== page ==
John Keats Greatest Achievement of Writing Odes

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      Originally ode was a Greek form of verse. It meant a poetic composition written to be sung to the music of lyre. So it came to be known as basically lyrical in character. But when ode form came into the hands of the English writers the idea of a musical accompanies ment ceased to be considered essential. It came to mean a type of lyric poem only. Thus in the context of English poetry, Ode can be defined as a lyrical poem which expresses exalted or enthusiastic emotion in respect of a theme which is dignified, and it does so in a metrical form which is as a rule complex or irregular.

Characteristics of an ode

(i) It is an address to an abstract object which means that it is written to and not written about.
(ii)Ode is a natural and spontaneous overflow of the feelings of its writer. So it carries with it a degree of emotional depth and lyrical zeal.
(iii) The ode must be highly serious in character by virtue of its exalted and dignified theme.
(iv) To be able to do real justice to its dignified theme, its language and style should also be dignified and elevated.
(v) The ode must exhibit a very clear logic in the development of the thought of its writer, whereby the ode can be long
enough to explain the entire process of thought development. In this way an ode also becomes a study in the psychology of human mind.
(vi) The ode can adopt any of the meters, regular or irregular but the metrical pattern must be complex and elaborate.

      John Keats tried his pen at various forms of writing, but none of them yielded him as great success as the ode form. After every reading of his poetry, his odes alone fascinate our attention to the highest degree. Therefore Keats is always remembered chiefly as a writer of odes. Not only this, Keats holds a leading rank among the ode-writers of English literature. In our study here, we will analyze as to what qualities of his odes make them so remarkable in themselves.

Unity of impression in Keats’s Odes

      The first and foremost quality of his odes is their unity of impression. The major odes of Keats, Ode to a Nightingale Ode on a Grecian Urn and Ode on Melancholy have a common subject and theme. They have a common mood to depict and last but not the least in all these odes the development of mood is more or less similar and the mood develops, in the shape of a drama, i.e. first the mood takes birth, it develops, reaches a climax and finally, the anti-climax takes place. Thus when we read Keats’s odes, we feel that we are reading an abridged drama, and in this lay the secret of their success. In so short a form of writing, Keats has been able to give an impression of the kind that plays of Shakespeare produce. But it shall be an over-simplification of facts if this statement of ours is taken to mean that Keats has reached the Shakespearean heights of literature’s perfection. No doubt it was Keats’s most cherished desire to be remembered with Shakespeare in the rank of men of letters, but unfortunately, Keats could not perform this feat. Might be, if he had not died young, he could have had been able to probe better into his poetic wealth.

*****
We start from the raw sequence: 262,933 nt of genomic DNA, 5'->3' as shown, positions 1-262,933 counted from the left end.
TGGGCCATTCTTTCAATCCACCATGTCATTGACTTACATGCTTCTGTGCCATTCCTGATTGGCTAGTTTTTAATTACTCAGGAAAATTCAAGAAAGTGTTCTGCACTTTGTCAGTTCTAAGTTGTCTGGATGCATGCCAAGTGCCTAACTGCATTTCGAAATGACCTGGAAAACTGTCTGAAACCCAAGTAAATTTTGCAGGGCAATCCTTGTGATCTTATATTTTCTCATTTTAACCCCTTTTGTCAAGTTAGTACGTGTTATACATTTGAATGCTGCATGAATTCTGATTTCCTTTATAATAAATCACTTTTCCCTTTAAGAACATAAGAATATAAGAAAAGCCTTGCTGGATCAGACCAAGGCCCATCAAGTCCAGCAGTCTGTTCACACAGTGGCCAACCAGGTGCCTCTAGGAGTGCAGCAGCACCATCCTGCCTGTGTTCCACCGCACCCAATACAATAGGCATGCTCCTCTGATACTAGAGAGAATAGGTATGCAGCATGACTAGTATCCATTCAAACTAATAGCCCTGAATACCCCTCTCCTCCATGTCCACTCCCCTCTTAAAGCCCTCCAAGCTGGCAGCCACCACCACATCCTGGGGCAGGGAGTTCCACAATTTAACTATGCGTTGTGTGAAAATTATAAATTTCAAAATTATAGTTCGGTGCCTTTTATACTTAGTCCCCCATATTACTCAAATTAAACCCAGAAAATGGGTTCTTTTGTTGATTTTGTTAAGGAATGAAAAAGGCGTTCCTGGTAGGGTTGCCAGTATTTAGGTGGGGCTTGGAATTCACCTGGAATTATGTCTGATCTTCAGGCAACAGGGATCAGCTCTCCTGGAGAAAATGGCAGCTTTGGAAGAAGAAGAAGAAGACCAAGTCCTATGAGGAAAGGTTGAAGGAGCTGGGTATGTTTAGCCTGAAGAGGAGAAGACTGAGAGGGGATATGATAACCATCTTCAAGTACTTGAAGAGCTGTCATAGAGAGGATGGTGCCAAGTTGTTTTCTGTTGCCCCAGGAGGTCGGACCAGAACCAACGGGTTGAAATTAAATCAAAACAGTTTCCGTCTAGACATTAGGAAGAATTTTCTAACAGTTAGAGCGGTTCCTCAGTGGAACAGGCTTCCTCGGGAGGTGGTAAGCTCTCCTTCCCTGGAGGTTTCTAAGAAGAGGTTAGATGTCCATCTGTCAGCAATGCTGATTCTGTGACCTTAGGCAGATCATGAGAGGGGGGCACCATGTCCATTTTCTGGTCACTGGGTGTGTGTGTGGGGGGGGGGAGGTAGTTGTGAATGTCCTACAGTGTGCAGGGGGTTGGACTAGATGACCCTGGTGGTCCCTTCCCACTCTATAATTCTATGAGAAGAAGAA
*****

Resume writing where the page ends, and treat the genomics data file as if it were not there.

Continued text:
Element of drama

      After this unavoidable digression, let us come back to our main subject. We will study first, the dramatic development of Keats’s mood with reference to his odes. The very opening stanza of Ode to a Nightingale shows Keats in a mood of escape. He wants to trespass into the zone of forgetfulness, “Lethe-wards”. He longs for an intoxicant, either “a draught vintage” or “a beaker full of the warm south”, to help him “fade away into the forest dim,” the forest that is the nightingale’s abode. He wants to cross over to the world of the “Immortal Bird !” that “was not born for death.” Jo the same way in Ode on a Grecian Urn Keats says: